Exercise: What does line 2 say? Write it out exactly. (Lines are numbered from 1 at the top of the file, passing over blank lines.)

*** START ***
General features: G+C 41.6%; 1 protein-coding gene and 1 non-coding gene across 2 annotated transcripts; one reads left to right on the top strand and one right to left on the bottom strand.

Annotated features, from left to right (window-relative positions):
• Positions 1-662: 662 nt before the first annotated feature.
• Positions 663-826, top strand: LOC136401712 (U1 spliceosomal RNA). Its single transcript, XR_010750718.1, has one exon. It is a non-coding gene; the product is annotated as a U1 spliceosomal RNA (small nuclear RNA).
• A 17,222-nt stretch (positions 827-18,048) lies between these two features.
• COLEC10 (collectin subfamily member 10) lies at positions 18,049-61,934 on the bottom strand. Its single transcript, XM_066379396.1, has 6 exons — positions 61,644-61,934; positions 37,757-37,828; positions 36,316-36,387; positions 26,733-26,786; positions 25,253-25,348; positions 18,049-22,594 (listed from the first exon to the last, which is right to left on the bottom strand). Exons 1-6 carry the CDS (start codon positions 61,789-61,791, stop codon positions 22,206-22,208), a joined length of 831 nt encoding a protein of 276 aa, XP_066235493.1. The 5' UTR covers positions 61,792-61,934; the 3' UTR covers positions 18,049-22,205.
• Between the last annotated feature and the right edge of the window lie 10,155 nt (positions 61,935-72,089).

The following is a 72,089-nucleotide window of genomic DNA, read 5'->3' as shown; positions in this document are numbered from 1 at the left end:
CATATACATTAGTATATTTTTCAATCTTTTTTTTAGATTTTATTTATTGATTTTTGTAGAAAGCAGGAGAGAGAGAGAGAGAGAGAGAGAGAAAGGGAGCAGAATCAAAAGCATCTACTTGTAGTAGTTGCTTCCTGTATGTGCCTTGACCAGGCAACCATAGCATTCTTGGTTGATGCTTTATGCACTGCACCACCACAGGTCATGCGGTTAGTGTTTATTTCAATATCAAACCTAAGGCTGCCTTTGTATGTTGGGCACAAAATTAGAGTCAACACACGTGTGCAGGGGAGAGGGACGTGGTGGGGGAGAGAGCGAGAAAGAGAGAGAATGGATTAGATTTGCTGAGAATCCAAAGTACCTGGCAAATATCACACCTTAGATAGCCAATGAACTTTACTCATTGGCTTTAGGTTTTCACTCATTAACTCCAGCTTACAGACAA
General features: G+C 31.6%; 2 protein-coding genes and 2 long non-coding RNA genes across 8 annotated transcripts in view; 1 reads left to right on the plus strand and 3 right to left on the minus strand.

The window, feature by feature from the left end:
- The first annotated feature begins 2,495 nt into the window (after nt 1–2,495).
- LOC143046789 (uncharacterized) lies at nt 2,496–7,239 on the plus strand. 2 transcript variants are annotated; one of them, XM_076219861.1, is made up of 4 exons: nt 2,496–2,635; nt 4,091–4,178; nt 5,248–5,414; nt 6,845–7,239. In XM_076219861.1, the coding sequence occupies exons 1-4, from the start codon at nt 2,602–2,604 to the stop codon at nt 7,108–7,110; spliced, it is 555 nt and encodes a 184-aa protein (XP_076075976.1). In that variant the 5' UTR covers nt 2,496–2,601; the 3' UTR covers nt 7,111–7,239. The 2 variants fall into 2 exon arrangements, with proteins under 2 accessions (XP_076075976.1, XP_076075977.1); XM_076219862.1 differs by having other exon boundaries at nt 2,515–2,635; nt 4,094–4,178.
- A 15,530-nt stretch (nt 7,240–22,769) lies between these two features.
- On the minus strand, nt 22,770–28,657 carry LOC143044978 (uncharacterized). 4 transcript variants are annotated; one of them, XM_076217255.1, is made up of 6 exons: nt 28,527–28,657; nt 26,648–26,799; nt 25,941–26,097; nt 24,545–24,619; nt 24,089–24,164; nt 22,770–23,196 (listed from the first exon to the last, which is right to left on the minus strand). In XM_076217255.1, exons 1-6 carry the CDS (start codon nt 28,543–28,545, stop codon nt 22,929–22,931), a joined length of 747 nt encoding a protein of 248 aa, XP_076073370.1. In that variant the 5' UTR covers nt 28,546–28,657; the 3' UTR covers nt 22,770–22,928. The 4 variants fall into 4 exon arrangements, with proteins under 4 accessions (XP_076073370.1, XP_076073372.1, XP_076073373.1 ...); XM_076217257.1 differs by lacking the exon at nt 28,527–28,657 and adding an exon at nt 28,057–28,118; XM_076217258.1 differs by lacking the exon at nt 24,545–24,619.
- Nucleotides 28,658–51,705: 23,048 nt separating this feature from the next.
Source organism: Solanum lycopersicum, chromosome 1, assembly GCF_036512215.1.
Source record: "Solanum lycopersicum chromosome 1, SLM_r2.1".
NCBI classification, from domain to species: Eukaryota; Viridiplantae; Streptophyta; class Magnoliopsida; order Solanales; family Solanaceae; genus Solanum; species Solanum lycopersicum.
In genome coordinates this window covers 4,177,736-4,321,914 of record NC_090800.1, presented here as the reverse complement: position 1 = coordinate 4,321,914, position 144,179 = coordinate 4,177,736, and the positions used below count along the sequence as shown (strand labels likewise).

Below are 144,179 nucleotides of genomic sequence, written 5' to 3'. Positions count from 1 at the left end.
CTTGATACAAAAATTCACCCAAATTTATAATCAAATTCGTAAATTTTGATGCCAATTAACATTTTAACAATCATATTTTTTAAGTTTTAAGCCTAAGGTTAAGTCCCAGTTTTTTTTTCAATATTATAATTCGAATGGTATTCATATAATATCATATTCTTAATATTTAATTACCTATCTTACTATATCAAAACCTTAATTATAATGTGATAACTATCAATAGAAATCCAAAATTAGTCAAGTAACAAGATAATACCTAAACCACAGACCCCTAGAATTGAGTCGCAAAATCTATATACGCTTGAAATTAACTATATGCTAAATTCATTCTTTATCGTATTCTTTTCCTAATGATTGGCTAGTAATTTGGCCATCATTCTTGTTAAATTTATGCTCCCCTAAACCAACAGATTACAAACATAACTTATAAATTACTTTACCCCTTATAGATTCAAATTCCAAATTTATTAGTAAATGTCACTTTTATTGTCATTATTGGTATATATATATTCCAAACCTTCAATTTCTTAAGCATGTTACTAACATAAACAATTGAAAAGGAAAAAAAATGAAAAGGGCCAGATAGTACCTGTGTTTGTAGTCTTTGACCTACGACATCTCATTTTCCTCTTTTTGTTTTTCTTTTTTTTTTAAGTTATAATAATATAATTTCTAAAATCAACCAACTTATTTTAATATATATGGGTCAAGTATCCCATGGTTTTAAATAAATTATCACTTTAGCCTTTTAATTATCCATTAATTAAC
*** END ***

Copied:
Annotated features, from left to right (window-relative positions):